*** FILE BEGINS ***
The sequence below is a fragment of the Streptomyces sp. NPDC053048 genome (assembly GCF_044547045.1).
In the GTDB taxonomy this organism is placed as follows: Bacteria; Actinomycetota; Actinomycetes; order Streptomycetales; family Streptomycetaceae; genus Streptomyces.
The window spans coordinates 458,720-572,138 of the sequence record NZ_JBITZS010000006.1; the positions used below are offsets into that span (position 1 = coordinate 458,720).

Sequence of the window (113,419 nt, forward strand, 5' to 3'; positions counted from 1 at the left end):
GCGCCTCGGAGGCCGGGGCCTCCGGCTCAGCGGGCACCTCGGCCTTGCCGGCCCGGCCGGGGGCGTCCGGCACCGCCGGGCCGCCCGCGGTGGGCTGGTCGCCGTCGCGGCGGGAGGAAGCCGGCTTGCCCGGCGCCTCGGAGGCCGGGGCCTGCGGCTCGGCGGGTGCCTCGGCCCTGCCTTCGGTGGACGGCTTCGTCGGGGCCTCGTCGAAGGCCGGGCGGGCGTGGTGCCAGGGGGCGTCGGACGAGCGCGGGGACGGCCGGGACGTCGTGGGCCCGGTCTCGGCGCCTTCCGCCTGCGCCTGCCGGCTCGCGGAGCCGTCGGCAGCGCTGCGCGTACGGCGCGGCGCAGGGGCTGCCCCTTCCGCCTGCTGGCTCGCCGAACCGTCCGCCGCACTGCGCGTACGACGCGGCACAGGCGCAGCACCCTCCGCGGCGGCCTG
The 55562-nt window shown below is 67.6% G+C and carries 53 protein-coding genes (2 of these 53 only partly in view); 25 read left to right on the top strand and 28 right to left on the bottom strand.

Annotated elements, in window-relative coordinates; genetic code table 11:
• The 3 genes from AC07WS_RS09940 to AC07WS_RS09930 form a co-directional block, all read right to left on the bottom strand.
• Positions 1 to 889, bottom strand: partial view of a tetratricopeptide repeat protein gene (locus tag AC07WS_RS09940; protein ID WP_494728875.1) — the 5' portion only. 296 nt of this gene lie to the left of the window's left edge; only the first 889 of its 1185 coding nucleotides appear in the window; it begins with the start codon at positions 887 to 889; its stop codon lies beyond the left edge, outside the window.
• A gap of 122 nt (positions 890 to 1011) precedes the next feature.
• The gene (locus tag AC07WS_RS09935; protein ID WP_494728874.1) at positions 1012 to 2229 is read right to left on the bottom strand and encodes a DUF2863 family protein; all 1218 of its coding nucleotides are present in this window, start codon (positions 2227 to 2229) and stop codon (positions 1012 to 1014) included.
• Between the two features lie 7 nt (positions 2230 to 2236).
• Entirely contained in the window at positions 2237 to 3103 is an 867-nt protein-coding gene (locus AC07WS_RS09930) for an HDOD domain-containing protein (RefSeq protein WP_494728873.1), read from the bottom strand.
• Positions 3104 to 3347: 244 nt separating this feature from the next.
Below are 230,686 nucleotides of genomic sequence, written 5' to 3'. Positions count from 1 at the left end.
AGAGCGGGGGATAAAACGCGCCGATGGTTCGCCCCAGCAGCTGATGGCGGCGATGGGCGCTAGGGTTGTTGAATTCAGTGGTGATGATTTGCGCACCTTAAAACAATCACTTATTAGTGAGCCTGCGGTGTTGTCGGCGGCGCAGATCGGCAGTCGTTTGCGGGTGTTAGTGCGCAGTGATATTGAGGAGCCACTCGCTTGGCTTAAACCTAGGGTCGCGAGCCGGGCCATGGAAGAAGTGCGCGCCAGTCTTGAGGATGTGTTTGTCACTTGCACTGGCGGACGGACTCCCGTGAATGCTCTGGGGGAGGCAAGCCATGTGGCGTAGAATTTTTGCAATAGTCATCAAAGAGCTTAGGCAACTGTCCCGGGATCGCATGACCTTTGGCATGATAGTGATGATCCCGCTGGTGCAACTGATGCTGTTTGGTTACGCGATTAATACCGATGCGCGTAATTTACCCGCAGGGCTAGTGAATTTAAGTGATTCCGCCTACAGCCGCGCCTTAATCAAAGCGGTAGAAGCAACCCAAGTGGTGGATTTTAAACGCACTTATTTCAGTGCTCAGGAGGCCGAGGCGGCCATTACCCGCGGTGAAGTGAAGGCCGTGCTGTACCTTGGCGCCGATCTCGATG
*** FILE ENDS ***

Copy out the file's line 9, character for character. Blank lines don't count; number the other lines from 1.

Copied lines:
• Positions 1 to 889, bottom strand: partial view of a tetratricopeptide repeat protein gene (locus tag AC07WS_RS09940; protein ID WP_494728875.1) — the 5' portion only. 296 nt of this gene lie to the left of the window's left edge; only the first 889 of its 1185 coding nucleotides appear in the window; it begins with the start codon at positions 887 to 889; its stop codon lies beyond the left edge, outside the window.